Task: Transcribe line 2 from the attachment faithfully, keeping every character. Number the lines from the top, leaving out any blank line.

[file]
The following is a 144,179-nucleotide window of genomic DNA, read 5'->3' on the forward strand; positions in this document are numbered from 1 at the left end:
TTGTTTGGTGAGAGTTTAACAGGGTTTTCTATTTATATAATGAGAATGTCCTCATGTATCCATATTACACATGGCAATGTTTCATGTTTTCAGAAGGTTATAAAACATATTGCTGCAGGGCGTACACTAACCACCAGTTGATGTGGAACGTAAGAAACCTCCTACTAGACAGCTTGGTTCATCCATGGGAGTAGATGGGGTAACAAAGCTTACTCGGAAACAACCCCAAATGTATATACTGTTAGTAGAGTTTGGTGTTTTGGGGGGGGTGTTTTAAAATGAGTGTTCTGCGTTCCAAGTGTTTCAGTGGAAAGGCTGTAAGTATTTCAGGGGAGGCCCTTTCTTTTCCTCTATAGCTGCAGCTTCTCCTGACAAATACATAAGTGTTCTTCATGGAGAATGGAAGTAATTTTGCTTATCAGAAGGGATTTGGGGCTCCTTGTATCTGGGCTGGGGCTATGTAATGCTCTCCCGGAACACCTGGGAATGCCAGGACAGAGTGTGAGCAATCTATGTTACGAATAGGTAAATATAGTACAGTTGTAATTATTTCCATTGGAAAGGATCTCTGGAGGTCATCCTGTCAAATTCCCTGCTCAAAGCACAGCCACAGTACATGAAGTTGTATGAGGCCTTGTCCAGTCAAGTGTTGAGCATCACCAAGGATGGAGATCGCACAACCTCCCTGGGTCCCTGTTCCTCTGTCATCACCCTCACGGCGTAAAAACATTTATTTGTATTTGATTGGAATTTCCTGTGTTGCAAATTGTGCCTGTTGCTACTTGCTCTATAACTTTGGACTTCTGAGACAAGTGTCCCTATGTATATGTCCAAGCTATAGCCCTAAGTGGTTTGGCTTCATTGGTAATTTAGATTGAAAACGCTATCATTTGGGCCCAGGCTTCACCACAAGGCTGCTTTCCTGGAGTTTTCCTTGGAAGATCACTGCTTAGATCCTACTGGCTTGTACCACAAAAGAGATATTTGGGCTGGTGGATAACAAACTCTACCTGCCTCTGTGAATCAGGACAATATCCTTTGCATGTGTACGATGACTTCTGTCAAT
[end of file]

TTGTTTGGTGAGAGTTTAACAGGGTTTTCTATTTATATAATGAGAATGTCCTCATGTATCCATATTACACATGGCAATGTTTCATGTTTTCAGAAGGTTATAAAACATATTGCTGCAGGGCGTACACTAACCACCAGTTGATGTGGAACGTAAGAAACCTCCTACTAGACAGCTTGGTTCATCCATGGGAGTAGATGGGGTAACAAAGCTTACTCGGAAACAACCCCAAATGTATATACTGTTAGTAGAGTTTGGTGTTTTGGGGGGGGTGTTTTAAAATGAGTGTTCTGCGTTCCAAGTGTTTCAGTGGAAAGGCTGTAAGTATTTCAGGGGAGGCCCTTTCTTTTCCTCTATAGCTGCAGCTTCTCCTGACAAATACATAAGTGTTCTTCATGGAGAATGGAAGTAATTTTGCTTATCAGAAGGGATTTGGGGCTCCTTGTATCTGGGCTGGGGCTATGTAATGCTCTCCCGGAACACCTGGGAATGCCAGGACAGAGTGTGAGCAATCTATGTTACGAATAGGTAAATATAGTACAGTTGTAATTATTTCCATTGGAAAGGATCTCTGGAGGTCATCCTGTCAAATTCCCTGCTCAAAGCACAGCCACAGTACATGAAGTTGTATGAGGCCTTGTCCAGTCAAGTGTTGAGCATCACCAAGGATGGAGATCGCACAACCTCCCTGGGTCCCTGTTCCTCTGTCATCACCCTCACGGCGTAAAAACATTTATTTGTATTTGATTGGAATTTCCTGTGTTGCAAATTGTGCCTGTTGCTACTTGCTCTATAACTTTGGACTTCTGAGACAAGTGTCCCTATGTATATGTCCAAGCTATAGCCCTAAGTGGTTTGGCTTCATTGGTAATTTAGATTGAAAACGCTATCATTTGGGCCCAGGCTTCACCACAAGGCTGCTTTCCTGGAGTTTTCCTTGGAAGATCACTGCTTAGATCCTACTGGCTTGTACCACAAAAGAGATATTTGGGCTGGTGGATAACAAACTCTACCTGCCTCTGTGAATCAGGACAATATCCTTTGCATGTGTACGATGACTTCTGTCAAT